May 15, 2022
Hans Tesselaar, Executive Director at BIAN in FINANCIAL IT
In March, Lloyds Banking Group announced that it plans to shut another 60 high-street branches. The planned closures include 24 Lloyds Bank branches, 19 Bank of Scotland branches and 17 from the Halifax brand, bringing the total number of closures to 150 since June 2021.
This move from one of the UK’s largest banking groups is a prime example of how the industry is adapting to consumer trends and the shift to online banking. Statistics show that in 2007 around one-third of consumers used online banking. Today, more than 90% of consumers conduct most of their banking needs online.
This shift in behaviour has gradually changed the industry, but it is clear that the future of the financial services industry is digital. This has forced a seismic divide between those who prefer to bank online and those who don’t. It has also raised many questions about the readiness of our high-street banks when it comes to supporting this divide and future-proofing their services.
Going above and beyond
We’ve seen some banks providing hands-on support at their branches to support those unable to access digital services at home. This approach has helped to improve accessibility and increased education around digital initiatives. It has also encouraged increasingly more people to embrace digital change.
There is, however, still work to be done as not all consumers are willing or capable to make the leap. As banks continue to accelerate digital transformation projects, the closure of more high-street bank branches is inevitable. As a result, those who prefer to bank in person could be left in the dark when it comes to managing their finances.
Banks must make sure they continue to innovate while looking after the needs of every customer. This means providing offline support, such as the recent move for banks to share services to support the local community and the future of cash. As part of this pilot agreement, large banks across the UK will assess local needs every time a branch closes. This assessment could recommend a shared branch opens, an ATM installed, or a Post Office is upgraded. Banks will commit to delivering whatever recommended to support those customers who prefer to bank in person.
This is a promising initiative from the industry, but it must do all it can to move past the pilot stage. It must also continue to think outside of the box, innovate, and develop other initiatives aimed at those reluctant to embrace digital banking.
A balancing act
While it is critical to support those directly impacted by the branch closures, the industry must also use the shift in consumer behaviours as an opportunity to future-proof their services and improve the customer’s experience.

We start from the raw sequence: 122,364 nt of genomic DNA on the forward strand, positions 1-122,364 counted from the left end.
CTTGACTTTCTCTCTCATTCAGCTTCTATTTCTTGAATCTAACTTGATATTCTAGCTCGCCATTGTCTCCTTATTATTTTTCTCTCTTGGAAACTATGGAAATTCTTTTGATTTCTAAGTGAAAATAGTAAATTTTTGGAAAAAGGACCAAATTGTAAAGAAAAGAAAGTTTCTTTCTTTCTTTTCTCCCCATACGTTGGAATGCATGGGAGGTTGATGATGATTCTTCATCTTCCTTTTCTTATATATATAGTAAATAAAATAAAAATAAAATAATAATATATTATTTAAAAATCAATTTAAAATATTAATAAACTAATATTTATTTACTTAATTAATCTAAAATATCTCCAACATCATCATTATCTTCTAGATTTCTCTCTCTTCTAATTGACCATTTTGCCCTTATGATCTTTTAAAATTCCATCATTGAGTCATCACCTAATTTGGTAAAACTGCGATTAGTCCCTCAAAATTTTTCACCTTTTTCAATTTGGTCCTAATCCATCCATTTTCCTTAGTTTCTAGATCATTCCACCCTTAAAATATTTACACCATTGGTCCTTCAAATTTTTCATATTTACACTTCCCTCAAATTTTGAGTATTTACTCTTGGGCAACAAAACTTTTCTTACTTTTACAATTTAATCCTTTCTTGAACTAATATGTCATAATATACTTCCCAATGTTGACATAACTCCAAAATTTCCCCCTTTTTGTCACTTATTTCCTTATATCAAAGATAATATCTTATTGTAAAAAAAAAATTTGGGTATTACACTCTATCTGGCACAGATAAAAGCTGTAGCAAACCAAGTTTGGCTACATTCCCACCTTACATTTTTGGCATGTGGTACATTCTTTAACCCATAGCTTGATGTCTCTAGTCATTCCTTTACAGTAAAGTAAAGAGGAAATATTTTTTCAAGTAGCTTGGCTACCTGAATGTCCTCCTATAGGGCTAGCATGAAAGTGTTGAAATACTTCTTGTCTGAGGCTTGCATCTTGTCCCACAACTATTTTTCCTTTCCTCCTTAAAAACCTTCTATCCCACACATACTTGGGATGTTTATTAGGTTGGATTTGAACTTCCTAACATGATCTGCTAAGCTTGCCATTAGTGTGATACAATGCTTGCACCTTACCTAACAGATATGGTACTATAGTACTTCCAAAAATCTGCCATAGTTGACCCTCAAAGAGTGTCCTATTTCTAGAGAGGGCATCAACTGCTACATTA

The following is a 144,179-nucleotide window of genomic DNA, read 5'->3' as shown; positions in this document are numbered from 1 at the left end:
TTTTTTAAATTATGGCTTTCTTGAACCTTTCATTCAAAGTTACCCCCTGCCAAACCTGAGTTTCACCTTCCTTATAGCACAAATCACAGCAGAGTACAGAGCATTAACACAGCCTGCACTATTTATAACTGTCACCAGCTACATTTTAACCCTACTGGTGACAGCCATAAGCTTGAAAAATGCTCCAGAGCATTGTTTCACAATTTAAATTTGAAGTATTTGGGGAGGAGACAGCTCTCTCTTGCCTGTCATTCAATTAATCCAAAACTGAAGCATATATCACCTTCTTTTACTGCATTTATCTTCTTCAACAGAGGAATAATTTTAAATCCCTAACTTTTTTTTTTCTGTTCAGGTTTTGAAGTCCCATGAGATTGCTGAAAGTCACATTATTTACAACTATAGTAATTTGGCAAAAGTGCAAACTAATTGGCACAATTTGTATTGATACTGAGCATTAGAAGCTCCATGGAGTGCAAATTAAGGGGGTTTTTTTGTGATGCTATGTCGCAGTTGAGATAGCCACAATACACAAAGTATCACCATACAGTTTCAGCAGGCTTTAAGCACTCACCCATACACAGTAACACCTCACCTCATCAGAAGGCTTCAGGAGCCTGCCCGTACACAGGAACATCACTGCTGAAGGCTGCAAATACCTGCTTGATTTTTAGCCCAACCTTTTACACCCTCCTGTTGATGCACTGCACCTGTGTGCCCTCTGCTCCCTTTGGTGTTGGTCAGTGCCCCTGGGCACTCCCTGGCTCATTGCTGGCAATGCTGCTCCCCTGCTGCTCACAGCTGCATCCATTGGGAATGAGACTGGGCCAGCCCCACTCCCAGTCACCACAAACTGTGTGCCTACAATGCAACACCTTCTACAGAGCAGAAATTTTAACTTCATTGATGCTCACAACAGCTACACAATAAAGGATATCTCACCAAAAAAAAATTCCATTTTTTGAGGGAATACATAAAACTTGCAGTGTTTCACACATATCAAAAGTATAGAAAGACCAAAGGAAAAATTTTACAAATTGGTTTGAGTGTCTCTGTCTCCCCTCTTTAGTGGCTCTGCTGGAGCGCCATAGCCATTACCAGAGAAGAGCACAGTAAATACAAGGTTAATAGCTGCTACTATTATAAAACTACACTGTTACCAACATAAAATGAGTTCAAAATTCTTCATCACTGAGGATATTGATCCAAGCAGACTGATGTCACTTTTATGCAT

There are also some niche players who diversify themselves by advertising they have and keep their branches. In the United States, for instance, community banks unique selling points are their branches and knowing their – local – customers by name.
The extensive use of legacy technology within banks, however, means that the speed at which these established institutions can bring new services to life is often too slow and outdated. This challenge is also complicated by a lack of industry standards, meaning banks continue to be restricted by having to choose partners based on their language and the way they would work. This is instead of their functionality and the way they’re able to transform the bank.
To truly digitise banks, need to overcome these obstacles surrounding interoperability with a coreless banking model. This approach to transformation empowers banks to select the software vendors needed to obtain the best-of-breed for each application area without worrying about interoperability and being constrained to those service providers that operate within their own technical language or messaging model.
By translating each proprietary message into one standard message model, communication between different organisations is, therefore, significantly enhanced, ensuring that each solution can seamlessly connect and exchange data.
In addition to taking a coreless approach to banking, banks must form an ecosystem alongside fintechs, service providers, and aggregators. This will help banks when it comes to the speed they can introduce new products.
An effective ecosystem strategy will make banks more relevant to their customers, providing an opportunity to drive better relationships and bigger wallet shares by providing the speed, scale and differentiated products that make the most of the opportunity presented by the significant shift to digital banking. If banks fail to take this approach, they will struggle to survive as consumers continue to demand new, digital services aligned to their needs.
A Customer-Driven Future
We anticipate that there will continue to be more branch closures across each and every high street. The industry must continue to adapt based on the needs of every single customer – no matter their demands. Failing to do so only means that customers will leave for a nimbler competitor who understands the customer both now and in the future.
This may seem like a hard weight to bear for many across the sector. But by taking a core banking approach to transformation, supported by an effective ecosystem – banks will benefit immensely. The success of the industry will continue to rely on a balance between maintaining previous methods of banking and the development of new and innovative services based on the needs of every consumer.